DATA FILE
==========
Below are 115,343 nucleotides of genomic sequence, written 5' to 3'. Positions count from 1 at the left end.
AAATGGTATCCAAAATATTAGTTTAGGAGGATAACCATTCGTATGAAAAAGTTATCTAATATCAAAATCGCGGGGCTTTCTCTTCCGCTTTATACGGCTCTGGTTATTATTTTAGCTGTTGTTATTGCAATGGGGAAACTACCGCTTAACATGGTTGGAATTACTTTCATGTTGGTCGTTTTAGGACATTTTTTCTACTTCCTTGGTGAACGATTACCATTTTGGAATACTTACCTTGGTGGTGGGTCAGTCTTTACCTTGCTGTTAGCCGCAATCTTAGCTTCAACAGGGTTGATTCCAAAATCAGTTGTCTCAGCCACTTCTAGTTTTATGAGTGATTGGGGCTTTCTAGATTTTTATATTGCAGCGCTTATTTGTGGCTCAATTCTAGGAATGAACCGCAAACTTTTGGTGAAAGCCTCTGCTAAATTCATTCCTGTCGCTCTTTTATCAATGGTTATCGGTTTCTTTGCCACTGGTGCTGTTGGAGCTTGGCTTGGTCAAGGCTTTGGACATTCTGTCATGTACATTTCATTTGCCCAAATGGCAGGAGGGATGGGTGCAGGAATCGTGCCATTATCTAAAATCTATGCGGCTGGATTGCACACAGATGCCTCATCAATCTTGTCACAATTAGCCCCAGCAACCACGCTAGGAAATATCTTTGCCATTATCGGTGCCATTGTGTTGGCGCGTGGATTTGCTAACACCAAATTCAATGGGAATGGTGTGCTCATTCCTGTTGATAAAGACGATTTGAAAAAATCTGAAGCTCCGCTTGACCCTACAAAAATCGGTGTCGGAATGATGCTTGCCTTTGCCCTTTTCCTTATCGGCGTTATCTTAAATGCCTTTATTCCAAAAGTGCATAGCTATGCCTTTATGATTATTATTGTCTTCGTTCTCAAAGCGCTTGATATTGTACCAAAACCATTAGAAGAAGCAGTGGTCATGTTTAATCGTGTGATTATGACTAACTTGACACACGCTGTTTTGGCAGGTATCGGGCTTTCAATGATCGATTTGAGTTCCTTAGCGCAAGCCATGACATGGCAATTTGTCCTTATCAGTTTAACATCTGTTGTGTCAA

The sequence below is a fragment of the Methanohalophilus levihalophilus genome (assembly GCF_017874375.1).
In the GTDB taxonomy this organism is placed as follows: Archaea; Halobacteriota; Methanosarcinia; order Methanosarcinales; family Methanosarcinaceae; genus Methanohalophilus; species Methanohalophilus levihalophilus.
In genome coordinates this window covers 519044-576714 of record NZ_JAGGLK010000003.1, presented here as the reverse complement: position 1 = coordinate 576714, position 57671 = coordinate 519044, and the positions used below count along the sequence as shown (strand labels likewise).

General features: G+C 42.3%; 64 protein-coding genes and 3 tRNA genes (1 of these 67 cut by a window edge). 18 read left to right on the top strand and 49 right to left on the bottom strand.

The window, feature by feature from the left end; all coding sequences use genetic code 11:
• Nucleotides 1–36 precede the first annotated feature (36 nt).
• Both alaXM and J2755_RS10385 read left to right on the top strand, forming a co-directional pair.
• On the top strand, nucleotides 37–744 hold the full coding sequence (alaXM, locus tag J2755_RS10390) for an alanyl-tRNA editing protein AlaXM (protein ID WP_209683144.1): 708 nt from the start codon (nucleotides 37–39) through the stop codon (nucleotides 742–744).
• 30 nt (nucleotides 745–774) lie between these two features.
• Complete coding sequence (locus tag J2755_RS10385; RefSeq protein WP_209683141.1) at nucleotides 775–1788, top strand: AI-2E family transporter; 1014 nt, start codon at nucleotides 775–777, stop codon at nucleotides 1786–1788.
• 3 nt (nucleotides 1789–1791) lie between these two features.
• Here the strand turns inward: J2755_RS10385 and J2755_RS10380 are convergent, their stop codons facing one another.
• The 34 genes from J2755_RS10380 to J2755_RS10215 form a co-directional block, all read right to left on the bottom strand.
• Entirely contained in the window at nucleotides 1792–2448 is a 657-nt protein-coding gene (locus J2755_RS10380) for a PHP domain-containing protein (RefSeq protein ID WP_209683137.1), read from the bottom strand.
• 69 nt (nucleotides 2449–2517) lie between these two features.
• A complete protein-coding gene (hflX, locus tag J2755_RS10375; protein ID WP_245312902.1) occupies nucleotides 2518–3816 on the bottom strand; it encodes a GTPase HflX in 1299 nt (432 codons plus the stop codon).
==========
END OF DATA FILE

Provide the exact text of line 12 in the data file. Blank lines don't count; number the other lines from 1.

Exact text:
• Complete coding sequence (locus tag J2755_RS10385; RefSeq protein WP_209683141.1) at nucleotides 775–1788, top strand: AI-2E family transporter; 1014 nt, start codon at nucleotides 775–777, stop codon at nucleotides 1786–1788.